Maybe I’m overly critical of Lisburne, who is a Roman god, did you know? I did, because you mentioned it sixteen times. I counted. I don’t find anything to value about Lisburne besides his love for his family. And even then, he has no sense of how hurtful he is to Lady Gladys. He’s constructed a whole bet around his conviction that she will fail to attract suitors even with the right guidance and clothes. He’s downright rude about her incompetence to attract anyone. How can I fall in love with a man who is essentially bullying his cousin, a charming lady who is insecure? Whose side should I be on, do you think?

Shall I overlook all this because he beat up some bullies who were picking on his other cousin, Lord Swanton, twenty years ago? Because his eyes get teary at a workshop for indigent females? I’m trying to think of one more thing he’s done that’s at all likable and drawing a blank.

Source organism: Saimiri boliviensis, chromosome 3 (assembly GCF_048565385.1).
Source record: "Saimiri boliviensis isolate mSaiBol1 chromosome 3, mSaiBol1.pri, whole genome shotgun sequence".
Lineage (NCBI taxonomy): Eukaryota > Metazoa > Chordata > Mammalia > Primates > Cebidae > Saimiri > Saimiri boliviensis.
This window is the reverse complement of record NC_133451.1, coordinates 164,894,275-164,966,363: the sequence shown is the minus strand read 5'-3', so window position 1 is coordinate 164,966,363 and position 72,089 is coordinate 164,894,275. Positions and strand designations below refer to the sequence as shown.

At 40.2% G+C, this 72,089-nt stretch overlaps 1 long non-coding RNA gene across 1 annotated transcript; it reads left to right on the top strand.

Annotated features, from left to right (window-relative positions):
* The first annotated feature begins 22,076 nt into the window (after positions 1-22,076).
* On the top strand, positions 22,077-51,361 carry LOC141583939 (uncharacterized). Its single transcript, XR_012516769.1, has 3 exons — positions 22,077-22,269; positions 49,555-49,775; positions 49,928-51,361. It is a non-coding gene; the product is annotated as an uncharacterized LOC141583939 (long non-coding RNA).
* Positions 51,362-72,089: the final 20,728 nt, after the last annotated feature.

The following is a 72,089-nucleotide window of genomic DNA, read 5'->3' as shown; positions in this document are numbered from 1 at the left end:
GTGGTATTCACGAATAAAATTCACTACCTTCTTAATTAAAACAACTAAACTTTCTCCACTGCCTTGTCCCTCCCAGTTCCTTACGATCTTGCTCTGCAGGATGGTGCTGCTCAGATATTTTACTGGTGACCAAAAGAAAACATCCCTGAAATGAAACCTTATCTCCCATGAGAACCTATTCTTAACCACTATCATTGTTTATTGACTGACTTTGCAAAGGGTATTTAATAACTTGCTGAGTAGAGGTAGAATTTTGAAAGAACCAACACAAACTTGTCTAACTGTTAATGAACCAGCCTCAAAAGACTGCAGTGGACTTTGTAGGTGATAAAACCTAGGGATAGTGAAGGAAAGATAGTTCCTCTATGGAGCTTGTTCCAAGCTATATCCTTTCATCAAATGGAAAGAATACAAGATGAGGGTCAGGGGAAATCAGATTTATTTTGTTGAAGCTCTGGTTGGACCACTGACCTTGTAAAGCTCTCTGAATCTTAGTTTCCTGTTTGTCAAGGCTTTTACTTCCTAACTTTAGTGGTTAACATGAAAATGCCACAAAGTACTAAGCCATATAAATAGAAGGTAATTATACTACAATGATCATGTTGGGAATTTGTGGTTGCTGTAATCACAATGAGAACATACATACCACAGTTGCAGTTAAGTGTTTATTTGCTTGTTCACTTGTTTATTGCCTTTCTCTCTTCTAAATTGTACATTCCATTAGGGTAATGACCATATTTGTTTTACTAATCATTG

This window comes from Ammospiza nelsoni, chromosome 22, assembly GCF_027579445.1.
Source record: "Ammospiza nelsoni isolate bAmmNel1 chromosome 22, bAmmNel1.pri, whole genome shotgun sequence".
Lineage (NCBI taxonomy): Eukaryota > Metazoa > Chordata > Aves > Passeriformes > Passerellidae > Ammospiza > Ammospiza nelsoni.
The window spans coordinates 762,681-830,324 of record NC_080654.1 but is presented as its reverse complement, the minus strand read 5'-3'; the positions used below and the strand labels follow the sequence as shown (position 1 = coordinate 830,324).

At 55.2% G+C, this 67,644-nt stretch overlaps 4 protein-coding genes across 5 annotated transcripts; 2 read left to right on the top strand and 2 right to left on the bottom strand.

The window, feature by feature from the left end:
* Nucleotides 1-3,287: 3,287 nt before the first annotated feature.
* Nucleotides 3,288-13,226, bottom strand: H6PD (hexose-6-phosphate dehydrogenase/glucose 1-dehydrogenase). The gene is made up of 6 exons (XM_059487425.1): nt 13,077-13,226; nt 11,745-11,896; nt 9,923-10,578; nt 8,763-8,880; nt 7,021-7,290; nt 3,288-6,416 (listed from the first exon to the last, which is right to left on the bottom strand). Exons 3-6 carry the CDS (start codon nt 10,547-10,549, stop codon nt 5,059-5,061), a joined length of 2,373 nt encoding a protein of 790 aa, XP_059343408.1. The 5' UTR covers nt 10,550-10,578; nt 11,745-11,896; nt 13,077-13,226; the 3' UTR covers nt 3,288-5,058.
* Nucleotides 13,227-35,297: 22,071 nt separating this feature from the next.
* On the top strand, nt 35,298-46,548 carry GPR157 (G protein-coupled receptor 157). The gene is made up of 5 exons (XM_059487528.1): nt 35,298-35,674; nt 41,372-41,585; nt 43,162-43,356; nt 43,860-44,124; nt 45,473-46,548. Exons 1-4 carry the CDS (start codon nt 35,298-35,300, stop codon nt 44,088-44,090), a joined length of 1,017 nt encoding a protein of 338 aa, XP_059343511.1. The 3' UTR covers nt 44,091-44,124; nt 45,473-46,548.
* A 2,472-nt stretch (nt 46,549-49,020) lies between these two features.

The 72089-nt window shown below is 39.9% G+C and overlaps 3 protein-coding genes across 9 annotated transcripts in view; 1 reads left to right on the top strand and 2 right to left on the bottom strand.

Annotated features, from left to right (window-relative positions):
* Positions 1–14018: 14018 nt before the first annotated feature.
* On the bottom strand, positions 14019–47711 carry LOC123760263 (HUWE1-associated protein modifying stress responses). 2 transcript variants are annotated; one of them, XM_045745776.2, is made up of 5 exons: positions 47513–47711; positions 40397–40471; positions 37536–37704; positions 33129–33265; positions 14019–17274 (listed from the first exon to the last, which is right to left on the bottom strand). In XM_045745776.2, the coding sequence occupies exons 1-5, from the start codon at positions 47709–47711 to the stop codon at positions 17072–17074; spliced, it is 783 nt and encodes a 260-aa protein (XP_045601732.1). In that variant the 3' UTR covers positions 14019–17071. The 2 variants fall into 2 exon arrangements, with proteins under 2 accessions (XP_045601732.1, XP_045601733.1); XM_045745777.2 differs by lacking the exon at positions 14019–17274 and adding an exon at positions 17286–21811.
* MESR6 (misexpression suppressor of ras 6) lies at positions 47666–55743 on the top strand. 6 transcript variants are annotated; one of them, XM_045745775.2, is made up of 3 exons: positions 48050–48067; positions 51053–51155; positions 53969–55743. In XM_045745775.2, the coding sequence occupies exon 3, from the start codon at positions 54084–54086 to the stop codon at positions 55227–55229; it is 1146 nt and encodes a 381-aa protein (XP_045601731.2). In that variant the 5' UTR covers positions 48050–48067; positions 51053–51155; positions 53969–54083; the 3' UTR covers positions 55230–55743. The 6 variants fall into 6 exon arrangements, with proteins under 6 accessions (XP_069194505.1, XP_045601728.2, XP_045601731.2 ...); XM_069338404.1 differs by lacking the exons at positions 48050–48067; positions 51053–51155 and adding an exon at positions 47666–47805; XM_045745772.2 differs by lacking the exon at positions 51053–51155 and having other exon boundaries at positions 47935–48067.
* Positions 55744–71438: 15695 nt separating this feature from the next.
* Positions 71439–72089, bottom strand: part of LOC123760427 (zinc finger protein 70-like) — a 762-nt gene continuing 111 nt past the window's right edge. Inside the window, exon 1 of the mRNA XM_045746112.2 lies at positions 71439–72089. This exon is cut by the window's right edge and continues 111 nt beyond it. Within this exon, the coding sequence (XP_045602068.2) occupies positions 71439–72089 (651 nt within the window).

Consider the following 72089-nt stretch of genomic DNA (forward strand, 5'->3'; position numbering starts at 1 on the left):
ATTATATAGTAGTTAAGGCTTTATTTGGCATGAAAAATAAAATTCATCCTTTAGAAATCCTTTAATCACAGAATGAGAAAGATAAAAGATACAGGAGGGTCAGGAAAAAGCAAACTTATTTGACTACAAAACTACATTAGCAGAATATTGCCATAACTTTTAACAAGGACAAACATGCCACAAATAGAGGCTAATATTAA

Well, once he made Leonie a sandwich after she had a bad day, and that was very nice, but that’s about all. She reacted to the sandwich-making as though God himself had come down from the heavens and made her a sandwich, and she [spoiler]immediately fell in love and surrendered her virginity.[/spoiler] My primary reaction: it must have been a very good sandwich. But besides making me hungry and lamenting my lack of bread, cheese, etc. in my kitchen, I wasn’t much affected.

Lady Gladys is a lovely character, very different from Leonie. She has almost no confidence, except in the utter conviction that she’s a failure in the marriage market. She is intelligent, and she reacts to her failure with anger and biting comments. Leonie sees the vulnerability, praises her good qualities, and works the proverbial magic to which we’re accustomed in an ugly duckling subplot.